Neurosurgery 71:1089–1095, 2012
Accurate localization of the subthalamic nucleus (STN) is critical to the success of deep brain stimulation surgery for Parkinson disease. Recent developments in high-field-strength magnetic resonance imaging (MRI) have made it possible to visualize the STN in greater detail. However, the relationship of the MR-visualized STN to the anatomic, electrophysiological, or atlas-predicted STN remains controversial.
OBJECTIVE: To evaluate the size of the STN visualized on 3-T MRI compared with anatomic measurements in cadaver studies and to compare the predictions of 3-T MRI and those of the Schaltenbrand-Wahren (SW) atlas for intraoperative STN microelectrode recordings.
METHODS: We evaluated the STN by 3-T MRI and intraoperative microelectrode recordings in 20 Parkinson disease patients undergoing deep brain stimulation surgery. We compared our findings with anatomic cadaver studies and with the individually scaled SW atlas-based predictions for each patient.
RESULTS: The dimensions of the 3-T MR-visualized STN were very similar to those of the largest anatomic study (MRI length, width, and height: 9.8 6 1.6, 11.5 6 1.6, and 3.7 6 0.7 mm, respectively; n = 40; cadaver length, width, and height: 9.3 6 0.7, 10.6 6 0.9, and 3.1 6 0.5 mm, respectively; n = 100). The amount of STN traversed during intraoperative microelectrode recordings was better correlated to the 3-T MR-visualized STN than the SW atlas-predicted STN (R = 0.38 vs R = 20.17).
CONCLUSION: The STN as visualized on 3-T MRI corresponds well with cadaveric anatomic studies and intraoperative electrophysiology. STN visualization with 3-T MRI may be an improvement over SW atlas-based localization for STN deep brain stimulation surgery in Parkinson disease.
Acta Neurochir (2012) 154:2063–2068
The impact of brain shift on deep brain stimulation surgery is considerable. In DBS surgery, brain shift is mainly caused by CSF loss. CSF loss can be estimated by post-surgical intracranial air. Different approaches and techniques exist to minimize CSF loss and hence brain shift. The aim of this survey was to investigate the extent and dynamics of CSF loss during DBS surgery, analyze its impact on final electrode position, and describe a simple and inexpensive method of burr hole closure.
Methods Sixty-six patients being treated with deep brain stimulation were retrospectively analyzed for this treatise. During surgery, CSF loss was minimized using bone wax as a burr hole closure. Intracranial air volume was calculated based on early post-surgery stereotactic 3D CT and correlated with duration of surgery and electrode deviations derived from post-surgery image fusion.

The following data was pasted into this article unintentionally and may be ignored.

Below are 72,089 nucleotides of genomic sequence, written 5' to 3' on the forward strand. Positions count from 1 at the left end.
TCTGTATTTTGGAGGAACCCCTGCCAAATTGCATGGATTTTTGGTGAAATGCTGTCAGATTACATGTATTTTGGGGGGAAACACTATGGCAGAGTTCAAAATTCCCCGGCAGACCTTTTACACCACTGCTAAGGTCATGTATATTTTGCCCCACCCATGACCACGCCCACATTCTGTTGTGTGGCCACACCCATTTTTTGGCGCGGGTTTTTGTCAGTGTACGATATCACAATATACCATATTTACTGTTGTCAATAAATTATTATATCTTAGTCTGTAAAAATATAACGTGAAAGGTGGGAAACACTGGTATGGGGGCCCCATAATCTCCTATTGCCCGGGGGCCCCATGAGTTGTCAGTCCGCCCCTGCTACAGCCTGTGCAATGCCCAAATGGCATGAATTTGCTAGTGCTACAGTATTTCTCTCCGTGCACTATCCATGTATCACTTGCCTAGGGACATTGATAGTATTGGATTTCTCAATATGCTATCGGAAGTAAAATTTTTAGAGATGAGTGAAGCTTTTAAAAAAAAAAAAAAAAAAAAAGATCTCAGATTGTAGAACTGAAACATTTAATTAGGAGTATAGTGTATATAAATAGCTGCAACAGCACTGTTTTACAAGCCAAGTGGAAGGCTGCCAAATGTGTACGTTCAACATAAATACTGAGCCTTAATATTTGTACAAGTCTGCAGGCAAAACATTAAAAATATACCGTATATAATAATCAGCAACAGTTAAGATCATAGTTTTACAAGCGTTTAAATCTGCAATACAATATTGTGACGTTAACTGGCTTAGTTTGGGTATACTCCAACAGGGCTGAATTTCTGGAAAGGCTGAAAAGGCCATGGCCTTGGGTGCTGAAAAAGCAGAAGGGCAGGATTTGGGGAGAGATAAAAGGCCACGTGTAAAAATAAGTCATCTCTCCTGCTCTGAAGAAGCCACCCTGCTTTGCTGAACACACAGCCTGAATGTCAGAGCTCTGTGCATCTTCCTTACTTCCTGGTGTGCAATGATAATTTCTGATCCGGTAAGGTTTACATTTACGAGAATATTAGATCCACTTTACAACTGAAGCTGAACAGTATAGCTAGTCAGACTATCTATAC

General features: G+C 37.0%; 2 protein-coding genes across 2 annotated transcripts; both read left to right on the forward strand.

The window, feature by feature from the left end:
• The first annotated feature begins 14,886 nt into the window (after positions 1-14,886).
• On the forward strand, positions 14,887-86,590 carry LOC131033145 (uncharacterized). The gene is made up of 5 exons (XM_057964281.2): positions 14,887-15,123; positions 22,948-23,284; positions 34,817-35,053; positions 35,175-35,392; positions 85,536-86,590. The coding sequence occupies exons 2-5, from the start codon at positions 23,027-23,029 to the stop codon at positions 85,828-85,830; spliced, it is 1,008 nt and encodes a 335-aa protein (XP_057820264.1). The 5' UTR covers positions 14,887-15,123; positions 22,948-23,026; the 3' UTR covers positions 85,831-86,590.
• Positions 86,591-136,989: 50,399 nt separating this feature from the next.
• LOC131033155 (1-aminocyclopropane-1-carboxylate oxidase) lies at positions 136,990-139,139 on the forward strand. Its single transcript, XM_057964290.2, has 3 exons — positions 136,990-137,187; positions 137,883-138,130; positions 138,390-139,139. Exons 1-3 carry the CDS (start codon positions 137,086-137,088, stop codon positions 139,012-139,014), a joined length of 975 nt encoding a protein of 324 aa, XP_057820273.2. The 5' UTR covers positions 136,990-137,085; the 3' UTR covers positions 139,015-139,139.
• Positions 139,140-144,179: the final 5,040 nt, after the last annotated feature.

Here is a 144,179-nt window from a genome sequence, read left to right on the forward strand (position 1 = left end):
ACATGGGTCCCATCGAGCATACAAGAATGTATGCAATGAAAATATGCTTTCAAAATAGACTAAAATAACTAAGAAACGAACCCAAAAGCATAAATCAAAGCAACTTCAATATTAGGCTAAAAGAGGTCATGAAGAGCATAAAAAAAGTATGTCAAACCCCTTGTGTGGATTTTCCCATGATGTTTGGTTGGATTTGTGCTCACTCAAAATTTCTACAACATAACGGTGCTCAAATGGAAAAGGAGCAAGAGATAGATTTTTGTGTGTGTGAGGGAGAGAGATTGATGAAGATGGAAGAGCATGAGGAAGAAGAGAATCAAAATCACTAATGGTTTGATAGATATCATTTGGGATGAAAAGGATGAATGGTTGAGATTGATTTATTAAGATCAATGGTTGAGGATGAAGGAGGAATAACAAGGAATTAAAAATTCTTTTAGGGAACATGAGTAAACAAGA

Results Median early post-surgery intracranial air was 2.1 cm3 (range 0–35.7 cm3, SD 8.53 cm3). No correlation was found between duration of surgery and CSF-loss (R0 0.078, p00.534), indicating that CSF loss mainly occurs early during surgery. Linear regression analysis revealed no significant correlations regarding volume of intracranial air and electrode displacement in any of the three principal axes. No significant difference regarding electrode deviations between first and second side of surgery were observed.
Conclusions CSF loss mainly occurs during the early phase of DBS surgery. CSF loss during a later phase of surgery can be effectively averted by burr hole closure. Postoperative intracranial air volumes up to 35 cm3 did not result in significant electrode displacement in our series. Comparing our results to studies previously published on this subject, burr hole closure using bone wax is highly effective.
J Neurosurg 117:955–961, 2012
The authors undertook this study to investigate the incidence, cause, and clinical influence of short circuits in patients treated with deep brain stimulation (DBS).
Methods. After the incidental identification of a short circuit during routine follow-up, the authors initiated a policy at their institution of routinely evaluating both therapeutic impedance and system impendence at every outpatient DBS follow-up visit, irrespective of the presence of symptoms suggesting possible system malfunction. This study represents a report of their findings after 1 year of this policy.
Results. Implanted DBS leads exhibiting short circuits were identified in 7 patients (8.9% of the patients seen for outpatient follow-up examinations during the 12-month study period). The mean duration from DBS lead implantation to the discovery of the short circuit was 64.7 months. The symptoms revealing short circuits included the wearing off of therapeutic effect, apraxia of eyelid opening, or dysarthria in 6 patients with Parkinson disease (PD), and dystonia deterioration in 1 patient with generalized dystonia. All DBS leads with short circuits had been anchored to the cranium using titanium miniplates. Altering electrode settings resulted in clinical improvement in the 2 PD cases in which patients had specific symptoms of short circuits (2.5%) but not in the other 4 cases. The patient with dystonia underwent repositioning and replacement of a lead because the previous lead was located too anteriorly, but did not experience symptom improvement.
Conclusions. In contrast to the sudden loss of clinical efficacy of DBS caused by an open circuit, short circuits may arise due to a gradual decrease in impedance, causing the insidious development of neurological symptoms via limited or extended potential fields as well as shortened battery longevity. The incidence of short circuits in DBS may be higher than previously thought, especially in cases in which DBS leads are anchored with miniplates. The circuit impedance of DBS should be routinely checked, even after a long history of DBS therapy, especially in cases of miniplate anchoring.
Neurosurgery 71:804–814, 2012